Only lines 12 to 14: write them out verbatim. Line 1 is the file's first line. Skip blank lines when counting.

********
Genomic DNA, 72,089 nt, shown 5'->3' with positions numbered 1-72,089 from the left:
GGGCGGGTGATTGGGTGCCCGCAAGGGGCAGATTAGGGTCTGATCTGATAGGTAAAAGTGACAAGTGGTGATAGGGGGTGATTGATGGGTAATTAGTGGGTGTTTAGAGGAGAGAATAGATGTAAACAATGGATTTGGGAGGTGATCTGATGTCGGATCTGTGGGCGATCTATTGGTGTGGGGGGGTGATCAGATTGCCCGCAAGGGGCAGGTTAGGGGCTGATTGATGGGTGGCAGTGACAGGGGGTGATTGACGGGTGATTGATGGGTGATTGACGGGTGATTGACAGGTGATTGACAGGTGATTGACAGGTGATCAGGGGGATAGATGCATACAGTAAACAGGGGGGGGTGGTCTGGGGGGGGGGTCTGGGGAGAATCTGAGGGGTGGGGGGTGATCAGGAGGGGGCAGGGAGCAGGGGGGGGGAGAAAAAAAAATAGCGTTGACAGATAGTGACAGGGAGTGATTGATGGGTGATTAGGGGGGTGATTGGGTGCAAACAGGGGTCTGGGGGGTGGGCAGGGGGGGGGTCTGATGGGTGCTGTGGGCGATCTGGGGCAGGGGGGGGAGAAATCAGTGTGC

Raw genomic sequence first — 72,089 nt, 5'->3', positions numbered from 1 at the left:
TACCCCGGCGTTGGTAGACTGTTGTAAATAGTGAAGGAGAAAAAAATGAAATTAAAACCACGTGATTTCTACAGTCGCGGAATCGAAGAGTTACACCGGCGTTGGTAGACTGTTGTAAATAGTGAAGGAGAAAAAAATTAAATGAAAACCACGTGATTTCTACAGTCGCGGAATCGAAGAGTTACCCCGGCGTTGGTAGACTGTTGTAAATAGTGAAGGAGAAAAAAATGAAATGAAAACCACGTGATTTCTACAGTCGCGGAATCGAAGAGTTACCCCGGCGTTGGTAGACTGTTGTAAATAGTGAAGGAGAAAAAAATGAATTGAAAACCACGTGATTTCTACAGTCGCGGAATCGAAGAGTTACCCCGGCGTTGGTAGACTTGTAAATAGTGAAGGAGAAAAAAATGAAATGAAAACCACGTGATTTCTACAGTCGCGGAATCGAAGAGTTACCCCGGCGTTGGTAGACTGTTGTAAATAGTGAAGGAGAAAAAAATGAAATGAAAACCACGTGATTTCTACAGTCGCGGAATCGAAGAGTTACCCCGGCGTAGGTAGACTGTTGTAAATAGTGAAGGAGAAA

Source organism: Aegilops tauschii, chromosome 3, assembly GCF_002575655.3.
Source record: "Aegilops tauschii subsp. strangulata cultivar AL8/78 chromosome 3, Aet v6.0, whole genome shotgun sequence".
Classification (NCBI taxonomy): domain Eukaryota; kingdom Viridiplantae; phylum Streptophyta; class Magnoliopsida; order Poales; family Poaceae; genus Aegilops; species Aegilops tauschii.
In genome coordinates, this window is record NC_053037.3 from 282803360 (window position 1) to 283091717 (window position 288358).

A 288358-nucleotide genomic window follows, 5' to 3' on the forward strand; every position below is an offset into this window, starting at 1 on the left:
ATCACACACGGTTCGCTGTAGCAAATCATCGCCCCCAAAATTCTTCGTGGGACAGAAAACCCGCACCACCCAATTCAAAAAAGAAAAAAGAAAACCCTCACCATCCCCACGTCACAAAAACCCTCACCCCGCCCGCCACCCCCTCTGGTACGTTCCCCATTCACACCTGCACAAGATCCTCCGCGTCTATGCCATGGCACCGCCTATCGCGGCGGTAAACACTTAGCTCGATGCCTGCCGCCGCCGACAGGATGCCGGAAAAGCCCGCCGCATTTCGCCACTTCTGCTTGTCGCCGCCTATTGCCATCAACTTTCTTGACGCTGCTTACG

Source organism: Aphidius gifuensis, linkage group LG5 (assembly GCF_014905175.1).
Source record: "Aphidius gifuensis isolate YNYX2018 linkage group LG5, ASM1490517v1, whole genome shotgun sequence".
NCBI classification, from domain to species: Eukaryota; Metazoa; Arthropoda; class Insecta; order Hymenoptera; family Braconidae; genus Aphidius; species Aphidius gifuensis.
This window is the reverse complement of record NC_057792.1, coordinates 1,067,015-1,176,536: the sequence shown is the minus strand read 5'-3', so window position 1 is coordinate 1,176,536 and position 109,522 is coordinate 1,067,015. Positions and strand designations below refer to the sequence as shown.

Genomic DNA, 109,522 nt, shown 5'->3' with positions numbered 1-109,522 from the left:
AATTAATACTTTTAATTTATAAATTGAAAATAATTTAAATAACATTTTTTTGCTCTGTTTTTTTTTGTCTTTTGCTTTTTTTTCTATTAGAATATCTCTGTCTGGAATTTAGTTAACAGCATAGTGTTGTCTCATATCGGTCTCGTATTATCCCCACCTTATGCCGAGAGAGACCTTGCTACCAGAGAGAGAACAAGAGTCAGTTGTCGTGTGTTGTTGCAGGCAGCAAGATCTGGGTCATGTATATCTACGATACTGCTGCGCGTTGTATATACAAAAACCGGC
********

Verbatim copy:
Source record: "Aphidius gifuensis isolate YNYX2018 linkage group LG5, ASM1490517v1, whole genome shotgun sequence".
NCBI classification, from domain to species: Eukaryota; Metazoa; Arthropoda; class Insecta; order Hymenoptera; family Braconidae; genus Aphidius; species Aphidius gifuensis.
This window is the reverse complement of record NC_057792.1, coordinates 1,067,015-1,176,536: the sequence shown is the minus strand read 5'-3', so window position 1 is coordinate 1,176,536 and position 109,522 is coordinate 1,067,015. Positions and strand designations below refer to the sequence as shown.